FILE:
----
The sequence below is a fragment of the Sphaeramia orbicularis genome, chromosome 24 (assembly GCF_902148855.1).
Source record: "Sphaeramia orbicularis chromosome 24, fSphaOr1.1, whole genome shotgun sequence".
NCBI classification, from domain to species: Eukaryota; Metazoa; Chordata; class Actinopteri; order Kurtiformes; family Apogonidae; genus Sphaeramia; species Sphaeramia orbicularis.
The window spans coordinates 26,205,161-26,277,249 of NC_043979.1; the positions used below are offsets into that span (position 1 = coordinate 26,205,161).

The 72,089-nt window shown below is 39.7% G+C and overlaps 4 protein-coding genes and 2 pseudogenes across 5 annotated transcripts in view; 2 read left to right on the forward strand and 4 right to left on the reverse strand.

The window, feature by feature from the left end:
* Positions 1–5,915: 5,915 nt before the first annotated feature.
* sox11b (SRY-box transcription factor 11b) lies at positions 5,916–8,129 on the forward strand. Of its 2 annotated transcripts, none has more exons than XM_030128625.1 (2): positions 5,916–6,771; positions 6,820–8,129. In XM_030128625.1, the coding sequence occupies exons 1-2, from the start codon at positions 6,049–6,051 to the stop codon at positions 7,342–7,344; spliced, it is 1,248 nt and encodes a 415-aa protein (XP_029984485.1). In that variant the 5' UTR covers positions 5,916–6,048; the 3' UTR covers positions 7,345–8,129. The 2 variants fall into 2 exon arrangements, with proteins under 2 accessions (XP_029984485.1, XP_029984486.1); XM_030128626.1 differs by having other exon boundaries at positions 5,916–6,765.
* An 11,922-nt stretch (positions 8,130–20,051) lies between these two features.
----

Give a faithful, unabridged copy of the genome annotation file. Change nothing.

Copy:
The sequence below is a fragment of the Sphaeramia orbicularis genome, chromosome 24 (assembly GCF_902148855.1).
Source record: "Sphaeramia orbicularis chromosome 24, fSphaOr1.1, whole genome shotgun sequence".
NCBI classification, from domain to species: Eukaryota; Metazoa; Chordata; class Actinopteri; order Kurtiformes; family Apogonidae; genus Sphaeramia; species Sphaeramia orbicularis.
The window spans coordinates 26,205,161-26,277,249 of NC_043979.1; the positions used below are offsets into that span (position 1 = coordinate 26,205,161).

The 72,089-nt window shown below is 39.7% G+C and overlaps 4 protein-coding genes and 2 pseudogenes across 5 annotated transcripts in view; 2 read left to right on the forward strand and 4 right to left on the reverse strand.

The window, feature by feature from the left end:
* Positions 1–5,915: 5,915 nt before the first annotated feature.
* sox11b (SRY-box transcription factor 11b) lies at positions 5,916–8,129 on the forward strand. Of its 2 annotated transcripts, none has more exons than XM_030128625.1 (2): positions 5,916–6,771; positions 6,820–8,129. In XM_030128625.1, the coding sequence occupies exons 1-2, from the start codon at positions 6,049–6,051 to the stop codon at positions 7,342–7,344; spliced, it is 1,248 nt and encodes a 415-aa protein (XP_029984485.1). In that variant the 5' UTR covers positions 5,916–6,048; the 3' UTR covers positions 7,345–8,129. The 2 variants fall into 2 exon arrangements, with proteins under 2 accessions (XP_029984485.1, XP_029984486.1); XM_030128626.1 differs by having other exon boundaries at positions 5,916–6,765.
* An 11,922-nt stretch (positions 8,130–20,051) lies between these two features.